Corn Your Own Beef

We find corned beef at delis, restaurants and at this time of year in groceries ready to boil for St. Patrick’s Day. This year I made it at home.
    Do-it-yourself corning is neither complex, expensive nor labor-intensive. The challenge is finding the right containers for curing and cooking the beef. And maybe finding the refrigerator space.
    There is nothing magical about the brisket. The traditional weight is six to eight pounds, but the recipe is just as successful with a smaller piece of meat.
    Whatever size piece of meat you start with, you will need a plastic container (think Rubbermaid from the hardware store) big enough to hold the meat submerged, enough refrigerator space to keep this container for six days then a pot big enough to boil it.
    The one uncommon ingredient is pink curing salt, also known as Prague Powder or No. 1 salt. Chemically it’s sodium nitrite, which helps flavor and preserve the meat. Don’t confuse it with Himalayan pink salt, which is table salt with red coloring. I ordered a package on Amazon. You don’t need much.
    This recipe makes enough curing solution for an eight-pound brisket. Scale it down for a smaller piece:

4 quarts water
¾ cups table salt
½ cup brown sugar
2 teaspoons curing salt
6 garlic cloves, peeled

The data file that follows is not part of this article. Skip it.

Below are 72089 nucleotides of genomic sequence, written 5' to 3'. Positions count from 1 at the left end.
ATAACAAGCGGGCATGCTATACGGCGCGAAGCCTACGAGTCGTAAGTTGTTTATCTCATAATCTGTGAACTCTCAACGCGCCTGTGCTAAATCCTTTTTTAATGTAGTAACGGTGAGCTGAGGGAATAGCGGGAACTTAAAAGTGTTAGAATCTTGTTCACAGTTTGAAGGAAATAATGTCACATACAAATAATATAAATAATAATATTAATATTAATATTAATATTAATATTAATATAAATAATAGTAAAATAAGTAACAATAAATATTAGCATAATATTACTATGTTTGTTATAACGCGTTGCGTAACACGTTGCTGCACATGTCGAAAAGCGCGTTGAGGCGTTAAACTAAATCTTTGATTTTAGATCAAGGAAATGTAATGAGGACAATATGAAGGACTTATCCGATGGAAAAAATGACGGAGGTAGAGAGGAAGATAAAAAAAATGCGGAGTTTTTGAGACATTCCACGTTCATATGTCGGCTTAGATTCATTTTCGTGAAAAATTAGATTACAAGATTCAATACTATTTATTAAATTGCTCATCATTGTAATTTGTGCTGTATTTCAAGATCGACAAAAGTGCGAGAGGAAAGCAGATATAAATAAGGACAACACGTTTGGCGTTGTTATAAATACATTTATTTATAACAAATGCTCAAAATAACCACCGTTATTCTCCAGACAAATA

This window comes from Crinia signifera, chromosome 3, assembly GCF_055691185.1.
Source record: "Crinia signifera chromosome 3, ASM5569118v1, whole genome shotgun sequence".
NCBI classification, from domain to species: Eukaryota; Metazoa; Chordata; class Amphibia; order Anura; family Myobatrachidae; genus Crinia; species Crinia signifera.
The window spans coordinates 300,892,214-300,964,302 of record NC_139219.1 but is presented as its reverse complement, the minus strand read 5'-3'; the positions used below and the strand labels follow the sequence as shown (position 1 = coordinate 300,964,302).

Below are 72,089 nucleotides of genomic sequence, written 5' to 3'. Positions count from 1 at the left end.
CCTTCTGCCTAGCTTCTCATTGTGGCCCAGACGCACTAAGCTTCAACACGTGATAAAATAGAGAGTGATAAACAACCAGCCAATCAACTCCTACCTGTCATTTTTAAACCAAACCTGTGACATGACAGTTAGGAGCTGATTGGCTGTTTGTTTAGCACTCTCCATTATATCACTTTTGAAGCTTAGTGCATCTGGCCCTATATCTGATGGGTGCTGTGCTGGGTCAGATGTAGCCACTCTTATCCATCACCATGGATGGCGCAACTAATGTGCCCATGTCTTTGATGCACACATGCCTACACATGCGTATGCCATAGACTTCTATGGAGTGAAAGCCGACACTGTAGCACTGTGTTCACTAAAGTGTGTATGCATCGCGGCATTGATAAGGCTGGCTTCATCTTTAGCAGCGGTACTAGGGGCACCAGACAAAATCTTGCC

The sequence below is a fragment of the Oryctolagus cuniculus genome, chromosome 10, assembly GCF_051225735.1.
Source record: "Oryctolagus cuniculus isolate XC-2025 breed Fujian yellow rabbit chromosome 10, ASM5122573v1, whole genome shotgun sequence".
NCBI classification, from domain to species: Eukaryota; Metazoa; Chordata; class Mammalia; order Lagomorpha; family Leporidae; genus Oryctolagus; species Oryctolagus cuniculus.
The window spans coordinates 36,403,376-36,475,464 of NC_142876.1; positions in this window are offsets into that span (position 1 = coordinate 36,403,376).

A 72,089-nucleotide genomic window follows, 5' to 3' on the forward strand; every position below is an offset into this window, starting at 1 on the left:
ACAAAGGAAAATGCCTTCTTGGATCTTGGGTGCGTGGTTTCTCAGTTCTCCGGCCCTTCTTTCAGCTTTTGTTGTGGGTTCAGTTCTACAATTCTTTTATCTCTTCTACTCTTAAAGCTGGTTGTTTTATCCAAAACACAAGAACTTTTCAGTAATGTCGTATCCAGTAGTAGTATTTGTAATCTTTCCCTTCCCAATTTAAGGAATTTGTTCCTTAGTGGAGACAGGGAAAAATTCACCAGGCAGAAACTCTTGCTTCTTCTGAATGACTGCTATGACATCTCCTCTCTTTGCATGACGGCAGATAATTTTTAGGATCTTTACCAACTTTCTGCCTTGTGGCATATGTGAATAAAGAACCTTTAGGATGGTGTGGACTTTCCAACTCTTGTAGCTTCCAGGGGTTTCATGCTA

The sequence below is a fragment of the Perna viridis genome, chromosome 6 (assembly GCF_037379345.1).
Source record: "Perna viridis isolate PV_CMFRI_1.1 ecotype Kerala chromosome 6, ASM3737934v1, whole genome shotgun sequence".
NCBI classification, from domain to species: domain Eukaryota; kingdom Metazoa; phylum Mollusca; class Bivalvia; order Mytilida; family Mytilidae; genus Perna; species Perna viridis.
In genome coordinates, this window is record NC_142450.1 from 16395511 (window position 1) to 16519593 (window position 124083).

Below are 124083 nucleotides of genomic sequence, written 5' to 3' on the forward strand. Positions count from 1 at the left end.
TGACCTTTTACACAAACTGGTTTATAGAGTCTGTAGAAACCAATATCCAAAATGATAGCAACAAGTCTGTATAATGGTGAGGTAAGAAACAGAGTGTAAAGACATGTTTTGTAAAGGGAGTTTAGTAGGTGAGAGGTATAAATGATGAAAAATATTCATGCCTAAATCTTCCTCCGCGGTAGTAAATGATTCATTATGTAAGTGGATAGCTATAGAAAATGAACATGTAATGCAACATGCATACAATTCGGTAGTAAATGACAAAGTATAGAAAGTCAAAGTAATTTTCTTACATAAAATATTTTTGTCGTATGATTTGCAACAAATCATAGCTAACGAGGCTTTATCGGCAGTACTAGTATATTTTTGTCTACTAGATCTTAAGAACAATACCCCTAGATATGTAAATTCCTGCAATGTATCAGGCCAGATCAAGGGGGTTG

6 bay leaves
5 allspice berries (whole)
2 tablespoons peppercorns
1 tablespoon coriander seeds (whole)

    Mix the ingredients in the container, put in the meat, weigh it down with a plate to keep it submerged and set it in the fridge for six days. Shake it every day to mix, and turn the meat over halfway through.
Six Days Later …
    Take the meat out of the cure, rinse it and put it into a Dutch oven or any pot big enough to hold it. Wrap three peeled garlic cloves, four bay leaves, and 1 tablespoon of peppercorns in cheesecloth tied with twine and add to the pot. Simmer on the stove for two and a half to three hours. Or, even easier, put the pot into a 275-degree oven. It’s done when a fork easily goes in and out.
    Remove the meat from the pot, saving the cooking liquid for your veggies. Keep the meat warm and moist while it rests. Add your favorite vegetables to the pot. Cabbage (cut a head into eight pieces) is the traditional accompaniment for corned beef, but carrots, potatoes, parsnips and turnips are good, too. Stagger the start times so each vegetable gets the proper cooking time and all are ready together.

Time for Yummy
    Drain the veggies, slice your corned beef, serve and enjoy.